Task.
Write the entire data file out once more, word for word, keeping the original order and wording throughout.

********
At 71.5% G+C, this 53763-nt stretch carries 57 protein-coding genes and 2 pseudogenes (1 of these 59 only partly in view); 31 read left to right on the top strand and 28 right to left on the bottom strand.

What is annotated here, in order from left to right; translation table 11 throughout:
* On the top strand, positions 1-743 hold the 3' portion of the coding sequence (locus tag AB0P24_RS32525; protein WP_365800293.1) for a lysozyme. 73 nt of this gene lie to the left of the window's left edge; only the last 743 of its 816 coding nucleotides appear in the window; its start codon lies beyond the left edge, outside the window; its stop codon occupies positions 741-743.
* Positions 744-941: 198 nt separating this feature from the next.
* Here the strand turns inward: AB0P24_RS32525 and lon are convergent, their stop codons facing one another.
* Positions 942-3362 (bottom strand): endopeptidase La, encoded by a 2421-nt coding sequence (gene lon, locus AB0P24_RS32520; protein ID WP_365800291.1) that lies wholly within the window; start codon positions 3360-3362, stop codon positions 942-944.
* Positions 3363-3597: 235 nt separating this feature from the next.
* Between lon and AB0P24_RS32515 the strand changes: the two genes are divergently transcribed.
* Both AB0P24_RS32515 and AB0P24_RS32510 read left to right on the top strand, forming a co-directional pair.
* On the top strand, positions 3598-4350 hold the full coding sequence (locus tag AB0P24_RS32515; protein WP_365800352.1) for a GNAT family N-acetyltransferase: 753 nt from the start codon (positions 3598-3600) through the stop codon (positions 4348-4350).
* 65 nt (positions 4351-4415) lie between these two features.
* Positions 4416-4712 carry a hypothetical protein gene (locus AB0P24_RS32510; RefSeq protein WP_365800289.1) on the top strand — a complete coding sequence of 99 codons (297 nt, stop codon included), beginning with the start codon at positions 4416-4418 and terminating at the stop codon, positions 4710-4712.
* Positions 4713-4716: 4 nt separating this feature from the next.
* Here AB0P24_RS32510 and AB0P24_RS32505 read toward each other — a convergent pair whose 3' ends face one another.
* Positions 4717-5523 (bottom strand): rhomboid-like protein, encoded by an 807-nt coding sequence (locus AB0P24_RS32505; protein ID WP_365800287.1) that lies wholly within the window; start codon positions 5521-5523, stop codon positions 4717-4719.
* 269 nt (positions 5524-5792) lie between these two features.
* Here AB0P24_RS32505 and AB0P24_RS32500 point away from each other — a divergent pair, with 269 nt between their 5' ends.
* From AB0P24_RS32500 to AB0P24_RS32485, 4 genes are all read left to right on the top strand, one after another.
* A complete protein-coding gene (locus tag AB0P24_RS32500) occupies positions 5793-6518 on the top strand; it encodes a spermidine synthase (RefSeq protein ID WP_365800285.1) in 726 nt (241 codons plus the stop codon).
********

At 71.5% G+C, this 53763-nt stretch carries 57 protein-coding genes and 2 pseudogenes (1 of these 59 only partly in view); 31 read left to right on the top strand and 28 right to left on the bottom strand.

What is annotated here, in order from left to right; translation table 11 throughout:
* On the top strand, positions 1-743 hold the 3' portion of the coding sequence (locus tag AB0P24_RS32525; protein WP_365800293.1) for a lysozyme. 73 nt of this gene lie to the left of the window's left edge; only the last 743 of its 816 coding nucleotides appear in the window; its start codon lies beyond the left edge, outside the window; its stop codon occupies positions 741-743.
* Positions 744-941: 198 nt separating this feature from the next.
* Here the strand turns inward: AB0P24_RS32525 and lon are convergent, their stop codons facing one another.
* Positions 942-3362 (bottom strand): endopeptidase La, encoded by a 2421-nt coding sequence (gene lon, locus AB0P24_RS32520; protein ID WP_365800291.1) that lies wholly within the window; start codon positions 3360-3362, stop codon positions 942-944.
* Positions 3363-3597: 235 nt separating this feature from the next.
* Between lon and AB0P24_RS32515 the strand changes: the two genes are divergently transcribed.
* Both AB0P24_RS32515 and AB0P24_RS32510 read left to right on the top strand, forming a co-directional pair.
* On the top strand, positions 3598-4350 hold the full coding sequence (locus tag AB0P24_RS32515; protein WP_365800352.1) for a GNAT family N-acetyltransferase: 753 nt from the start codon (positions 3598-3600) through the stop codon (positions 4348-4350).
* 65 nt (positions 4351-4415) lie between these two features.
* Positions 4416-4712 carry a hypothetical protein gene (locus AB0P24_RS32510; RefSeq protein WP_365800289.1) on the top strand — a complete coding sequence of 99 codons (297 nt, stop codon included), beginning with the start codon at positions 4416-4418 and terminating at the stop codon, positions 4710-4712.
* Positions 4713-4716: 4 nt separating this feature from the next.
* Here AB0P24_RS32510 and AB0P24_RS32505 read toward each other — a convergent pair whose 3' ends face one another.
* Positions 4717-5523 (bottom strand): rhomboid-like protein, encoded by an 807-nt coding sequence (locus AB0P24_RS32505; protein ID WP_365800287.1) that lies wholly within the window; start codon positions 5521-5523, stop codon positions 4717-4719.
* 269 nt (positions 5524-5792) lie between these two features.
* Here AB0P24_RS32505 and AB0P24_RS32500 point away from each other — a divergent pair, with 269 nt between their 5' ends.
* From AB0P24_RS32500 to AB0P24_RS32485, 4 genes are all read left to right on the top strand, one after another.
* A complete protein-coding gene (locus tag AB0P24_RS32500) occupies positions 5793-6518 on the top strand; it encodes a spermidine synthase (RefSeq protein ID WP_365800285.1) in 726 nt (241 codons plus the stop codon).